Book Review: “The Wizard Heir” by Cinda Williams Chima

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The Wizard Heir
by Cinda Williams Chima

If you have read the first book in this trilogy, The Warrior Heir – which I highly recommend – you will already know a few things as you begin this second book. You will know, for example, that the Weir are folks who are born with a magical stone inside them, a stone that gives them certain powers, depending on whether they are sorcerers, seers, enchanters, or warriors. The Anaweir, like the Muggles of Harry Potterdom, are everybody else – and they don’t even know that such people exist.

The most powerful of the weirlind are the wizards, who for hundreds of years have ruled over the Anawizard Weir (enchanters, warriors, etc.) as masters over slaves. The wizards are strong, but their strength is divided by mutual enmity. Two main parties, the White Rose and the Red Rose, have been in conflict for many generations. The result has been a perpetual wrangling for power over all the magic in the world, and innocent people are often caught in the crossfire.

Joseph McCauley – Seph to his friends – seems innocent enough. He doesn’t know who his real parents were. Raised by a foster-mother with a sorcerer’s knack for material-magic, he has only the sketchiest possible notions of the world of weir or his place in it. He has the power of a wizard, but after spending his childhood trying to suppress it, he finds it blazing out of his control. Little accidents – and not-so-little ones – keep him moving from one private school to another. Finally, it seems that only one place will take him. It isn’t exactly St. Brutus’ Secure School for Incurably Criminal Boys, but it’s close to it.

Actually, the Havens is much worse. It takes in students that other schools can’t control, and straightens them out double-quick. But the way it does this isn’t very nice. The headmaster, Dr. Gregory Leicester – pronounced like “Lester,” for all you non-Brits out there – applies appalling methods to break the hard cases. Methods like sending them terrifying nightmares until they bend to his will. And occasionally, methods like murder.

A few of Leicester’s students and alumni are special. Endowed with wizard powers, they receive special training and privileges. They live in their own building, follow their own course of study, and serve as Leicester’s small, private army of muscle and magic. Some of them aren’t so willing, however. It seems Leicester has a power over them that goes beyond nightmares. Such a power, indeed, that once they join him, they can only escape by death. He drinks their powers as a vampire drains blood from his victims; and if he dies, they die.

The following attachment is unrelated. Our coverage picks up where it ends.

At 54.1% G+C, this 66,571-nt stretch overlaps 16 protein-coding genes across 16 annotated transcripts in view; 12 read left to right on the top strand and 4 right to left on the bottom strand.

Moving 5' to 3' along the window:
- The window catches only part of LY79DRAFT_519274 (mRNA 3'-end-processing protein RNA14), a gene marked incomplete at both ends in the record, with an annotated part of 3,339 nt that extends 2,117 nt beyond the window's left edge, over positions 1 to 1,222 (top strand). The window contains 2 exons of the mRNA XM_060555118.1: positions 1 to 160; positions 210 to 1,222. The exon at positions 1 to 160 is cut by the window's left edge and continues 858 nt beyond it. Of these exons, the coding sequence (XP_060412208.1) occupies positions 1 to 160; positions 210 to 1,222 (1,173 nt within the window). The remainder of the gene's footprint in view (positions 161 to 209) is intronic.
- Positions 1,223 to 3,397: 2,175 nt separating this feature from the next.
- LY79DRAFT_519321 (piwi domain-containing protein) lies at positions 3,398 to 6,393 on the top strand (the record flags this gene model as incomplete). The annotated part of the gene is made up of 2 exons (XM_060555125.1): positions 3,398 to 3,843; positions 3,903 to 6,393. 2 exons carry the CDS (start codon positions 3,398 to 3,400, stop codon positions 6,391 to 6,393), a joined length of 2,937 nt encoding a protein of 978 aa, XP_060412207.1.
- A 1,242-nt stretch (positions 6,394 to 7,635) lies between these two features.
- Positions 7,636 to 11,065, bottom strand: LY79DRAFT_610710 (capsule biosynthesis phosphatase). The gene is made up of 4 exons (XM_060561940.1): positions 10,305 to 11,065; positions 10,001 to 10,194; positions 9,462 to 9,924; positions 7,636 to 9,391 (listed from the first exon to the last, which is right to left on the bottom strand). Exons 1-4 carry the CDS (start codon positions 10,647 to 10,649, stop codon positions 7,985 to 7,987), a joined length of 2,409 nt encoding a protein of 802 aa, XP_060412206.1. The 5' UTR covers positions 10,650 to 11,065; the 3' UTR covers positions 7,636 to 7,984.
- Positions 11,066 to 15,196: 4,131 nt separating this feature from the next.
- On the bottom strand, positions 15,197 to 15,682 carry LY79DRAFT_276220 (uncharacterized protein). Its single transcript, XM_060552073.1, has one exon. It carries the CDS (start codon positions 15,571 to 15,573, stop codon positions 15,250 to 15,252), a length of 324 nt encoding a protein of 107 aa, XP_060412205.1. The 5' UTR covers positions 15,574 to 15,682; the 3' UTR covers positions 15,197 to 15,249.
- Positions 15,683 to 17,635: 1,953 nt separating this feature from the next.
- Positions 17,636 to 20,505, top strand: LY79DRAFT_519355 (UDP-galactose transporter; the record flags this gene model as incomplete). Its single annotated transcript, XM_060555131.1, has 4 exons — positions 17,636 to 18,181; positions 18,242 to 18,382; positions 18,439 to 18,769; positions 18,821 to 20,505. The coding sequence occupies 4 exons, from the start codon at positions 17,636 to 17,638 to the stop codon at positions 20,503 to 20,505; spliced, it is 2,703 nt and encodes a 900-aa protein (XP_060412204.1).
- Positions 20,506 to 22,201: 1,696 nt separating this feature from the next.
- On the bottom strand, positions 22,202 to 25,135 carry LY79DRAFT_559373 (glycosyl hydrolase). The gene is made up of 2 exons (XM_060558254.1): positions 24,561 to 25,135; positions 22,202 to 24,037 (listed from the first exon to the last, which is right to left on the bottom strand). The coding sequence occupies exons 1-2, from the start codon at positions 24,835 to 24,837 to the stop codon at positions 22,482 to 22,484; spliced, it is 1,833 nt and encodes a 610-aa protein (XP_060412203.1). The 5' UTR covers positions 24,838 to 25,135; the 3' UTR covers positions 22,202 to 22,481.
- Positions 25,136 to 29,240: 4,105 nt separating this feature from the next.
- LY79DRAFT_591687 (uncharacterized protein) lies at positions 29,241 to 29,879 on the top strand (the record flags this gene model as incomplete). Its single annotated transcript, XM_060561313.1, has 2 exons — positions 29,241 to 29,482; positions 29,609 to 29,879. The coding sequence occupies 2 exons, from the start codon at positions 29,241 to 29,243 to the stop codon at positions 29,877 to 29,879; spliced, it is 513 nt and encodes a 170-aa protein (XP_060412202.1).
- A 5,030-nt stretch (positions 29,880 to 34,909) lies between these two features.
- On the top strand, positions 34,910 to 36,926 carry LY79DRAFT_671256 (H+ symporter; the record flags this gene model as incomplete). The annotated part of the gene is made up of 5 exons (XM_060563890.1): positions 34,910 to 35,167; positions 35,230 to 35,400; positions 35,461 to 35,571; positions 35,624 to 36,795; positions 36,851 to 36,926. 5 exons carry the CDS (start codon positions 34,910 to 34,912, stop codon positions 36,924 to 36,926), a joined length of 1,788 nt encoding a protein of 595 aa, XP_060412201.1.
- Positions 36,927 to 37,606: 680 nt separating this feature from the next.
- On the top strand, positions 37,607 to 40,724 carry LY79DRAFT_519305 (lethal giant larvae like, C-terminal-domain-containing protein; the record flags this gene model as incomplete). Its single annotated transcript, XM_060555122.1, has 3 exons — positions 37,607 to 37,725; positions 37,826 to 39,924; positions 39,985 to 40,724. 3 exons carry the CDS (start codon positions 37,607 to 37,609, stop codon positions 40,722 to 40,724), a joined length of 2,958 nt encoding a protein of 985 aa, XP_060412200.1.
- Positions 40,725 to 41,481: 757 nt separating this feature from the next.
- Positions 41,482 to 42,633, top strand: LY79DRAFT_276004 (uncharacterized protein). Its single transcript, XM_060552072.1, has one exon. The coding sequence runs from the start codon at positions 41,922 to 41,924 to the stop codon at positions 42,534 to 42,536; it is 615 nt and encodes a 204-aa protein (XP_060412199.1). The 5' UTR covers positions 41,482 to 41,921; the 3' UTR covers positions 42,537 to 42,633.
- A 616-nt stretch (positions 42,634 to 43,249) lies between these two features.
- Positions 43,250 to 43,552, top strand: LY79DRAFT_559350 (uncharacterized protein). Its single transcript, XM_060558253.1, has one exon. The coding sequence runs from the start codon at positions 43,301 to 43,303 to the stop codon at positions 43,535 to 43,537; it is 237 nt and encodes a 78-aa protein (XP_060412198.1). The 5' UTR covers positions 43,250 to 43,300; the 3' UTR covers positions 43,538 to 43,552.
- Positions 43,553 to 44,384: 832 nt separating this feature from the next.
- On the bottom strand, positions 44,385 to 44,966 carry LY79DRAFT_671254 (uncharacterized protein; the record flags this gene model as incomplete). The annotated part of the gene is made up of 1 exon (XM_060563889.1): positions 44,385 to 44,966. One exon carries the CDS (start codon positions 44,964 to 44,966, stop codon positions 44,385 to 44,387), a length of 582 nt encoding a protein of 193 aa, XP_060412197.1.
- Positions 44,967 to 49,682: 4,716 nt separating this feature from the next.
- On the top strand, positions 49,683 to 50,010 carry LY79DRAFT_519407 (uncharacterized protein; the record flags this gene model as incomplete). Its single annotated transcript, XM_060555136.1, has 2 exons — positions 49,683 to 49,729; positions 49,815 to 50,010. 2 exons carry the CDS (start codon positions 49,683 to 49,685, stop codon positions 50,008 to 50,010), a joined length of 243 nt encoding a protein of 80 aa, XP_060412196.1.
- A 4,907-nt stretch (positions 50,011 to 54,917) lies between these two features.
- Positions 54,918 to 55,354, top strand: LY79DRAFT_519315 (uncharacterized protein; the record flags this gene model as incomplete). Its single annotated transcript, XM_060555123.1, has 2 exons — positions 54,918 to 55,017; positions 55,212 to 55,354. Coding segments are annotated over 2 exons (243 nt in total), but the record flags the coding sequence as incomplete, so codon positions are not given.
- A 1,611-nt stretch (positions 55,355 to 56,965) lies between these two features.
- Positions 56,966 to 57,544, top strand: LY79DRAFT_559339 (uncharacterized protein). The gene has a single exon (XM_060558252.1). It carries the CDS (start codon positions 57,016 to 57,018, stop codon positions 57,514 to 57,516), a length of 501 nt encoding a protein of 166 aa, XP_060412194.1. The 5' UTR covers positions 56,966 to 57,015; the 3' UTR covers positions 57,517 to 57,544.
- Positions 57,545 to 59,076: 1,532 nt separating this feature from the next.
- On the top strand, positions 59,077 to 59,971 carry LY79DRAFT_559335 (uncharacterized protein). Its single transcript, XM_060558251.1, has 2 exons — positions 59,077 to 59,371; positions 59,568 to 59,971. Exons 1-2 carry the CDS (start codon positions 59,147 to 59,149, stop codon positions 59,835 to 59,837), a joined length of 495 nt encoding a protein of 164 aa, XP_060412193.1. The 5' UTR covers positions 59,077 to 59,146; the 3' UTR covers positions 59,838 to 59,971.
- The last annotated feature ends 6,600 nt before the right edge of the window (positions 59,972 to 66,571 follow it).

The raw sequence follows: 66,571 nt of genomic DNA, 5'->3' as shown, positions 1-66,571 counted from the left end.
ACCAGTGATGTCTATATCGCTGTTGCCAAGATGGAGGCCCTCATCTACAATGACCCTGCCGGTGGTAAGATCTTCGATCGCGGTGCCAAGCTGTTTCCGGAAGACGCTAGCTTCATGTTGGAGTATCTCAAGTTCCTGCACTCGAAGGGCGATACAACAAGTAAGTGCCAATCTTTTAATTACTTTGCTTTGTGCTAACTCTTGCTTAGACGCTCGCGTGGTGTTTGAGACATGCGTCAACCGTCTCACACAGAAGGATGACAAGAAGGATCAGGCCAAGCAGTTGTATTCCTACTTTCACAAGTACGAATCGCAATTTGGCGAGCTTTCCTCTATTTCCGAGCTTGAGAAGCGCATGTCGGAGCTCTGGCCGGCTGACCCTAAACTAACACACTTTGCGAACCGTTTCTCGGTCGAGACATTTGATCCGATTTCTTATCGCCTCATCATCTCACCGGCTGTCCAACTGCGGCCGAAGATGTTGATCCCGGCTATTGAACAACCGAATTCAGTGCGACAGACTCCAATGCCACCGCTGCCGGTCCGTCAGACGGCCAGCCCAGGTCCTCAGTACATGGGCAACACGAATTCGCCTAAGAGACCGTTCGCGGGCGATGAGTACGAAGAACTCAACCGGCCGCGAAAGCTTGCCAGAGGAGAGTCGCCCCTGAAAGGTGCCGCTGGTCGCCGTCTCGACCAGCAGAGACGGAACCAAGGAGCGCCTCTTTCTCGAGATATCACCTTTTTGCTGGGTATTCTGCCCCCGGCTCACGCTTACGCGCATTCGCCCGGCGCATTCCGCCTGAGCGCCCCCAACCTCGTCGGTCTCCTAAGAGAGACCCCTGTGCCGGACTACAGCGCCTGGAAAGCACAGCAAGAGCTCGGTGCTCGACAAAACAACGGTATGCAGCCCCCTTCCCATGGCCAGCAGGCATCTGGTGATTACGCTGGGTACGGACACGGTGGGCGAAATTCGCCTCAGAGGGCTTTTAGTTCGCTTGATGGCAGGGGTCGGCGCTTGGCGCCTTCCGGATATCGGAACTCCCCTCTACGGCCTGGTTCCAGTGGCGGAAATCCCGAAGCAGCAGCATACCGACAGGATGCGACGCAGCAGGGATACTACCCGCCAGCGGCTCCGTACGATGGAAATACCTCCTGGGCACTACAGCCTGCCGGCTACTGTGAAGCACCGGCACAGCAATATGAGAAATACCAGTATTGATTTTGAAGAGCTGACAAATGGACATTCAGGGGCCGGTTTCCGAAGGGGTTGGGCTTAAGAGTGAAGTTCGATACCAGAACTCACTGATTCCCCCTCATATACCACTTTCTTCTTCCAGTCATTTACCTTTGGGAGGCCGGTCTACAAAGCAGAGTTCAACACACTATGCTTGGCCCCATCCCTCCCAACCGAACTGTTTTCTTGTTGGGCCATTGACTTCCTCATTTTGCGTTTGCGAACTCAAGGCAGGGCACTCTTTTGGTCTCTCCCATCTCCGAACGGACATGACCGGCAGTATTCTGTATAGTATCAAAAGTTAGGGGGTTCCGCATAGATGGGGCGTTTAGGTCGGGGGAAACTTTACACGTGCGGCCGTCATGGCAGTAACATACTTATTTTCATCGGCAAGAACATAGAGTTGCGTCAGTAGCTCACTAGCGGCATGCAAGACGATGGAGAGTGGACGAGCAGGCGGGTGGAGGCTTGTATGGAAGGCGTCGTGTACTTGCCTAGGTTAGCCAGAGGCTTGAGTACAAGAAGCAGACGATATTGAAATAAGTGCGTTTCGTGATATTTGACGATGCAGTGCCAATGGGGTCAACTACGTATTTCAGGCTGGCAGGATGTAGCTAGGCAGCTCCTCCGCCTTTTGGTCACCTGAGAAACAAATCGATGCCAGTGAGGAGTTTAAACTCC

Now wizards don’t bat an eye over enslaving other folk, but enslaving other wizards is beyond bounds even for them. If Seph could get word out on what Leicester is doing, the big meanie would be in deep trouble. But Seph can’t get word out. He can’t escape. And it is only a matter of time before Leicester wears down his resistance and forces Seph to join him.

A major part of this book is a grim account of the pressure Leicester puts on Seph, and his gradual but inevitable loss of hope. Then, suddenly, in one of the most suspenseful scenes young-adult fantasy has ever known, the tables are turned and Seph begins a new and even more exciting adventure.

The threat of Leicester and his Alumni is not yet entirely behind Seph. They are coming for him, and the safe refuge of Trinity, Ohio can’t shield him from them forever. Even with new friends and a taste of romantic love, Seph’s danger is not yet over. For no sooner does he learn who his parents are than he must risk everything to save them, together with all his new friends – save them from Leicester’s final plan. For an upcoming Council could change the balance of power among the weir forever, either to make things better for everyone, or to make them unimaginably worse. Guess which way Leicester plans to steer things.

Though this trilogy is her first foray into YA novels, and though second novels (in or out of a trilogy) can often be a let-down after a promising start, Chima continues to weave a tight, strong fantasy, and she doesn’t drop a thread. She has crafted a fresh, compelling fantasy world and stocked it with fascinating characters, powerful conflicts, bizarre dangers, creepy forebodings, loves and hates and pities and surprises galore. Once you start reading The Warrior Heir, it’s almost certain that you will read this book as well. And once you read The Wizard Heir, the concluding book of the trilogy, titled The Dragon Heir, will surely be on your to-do list.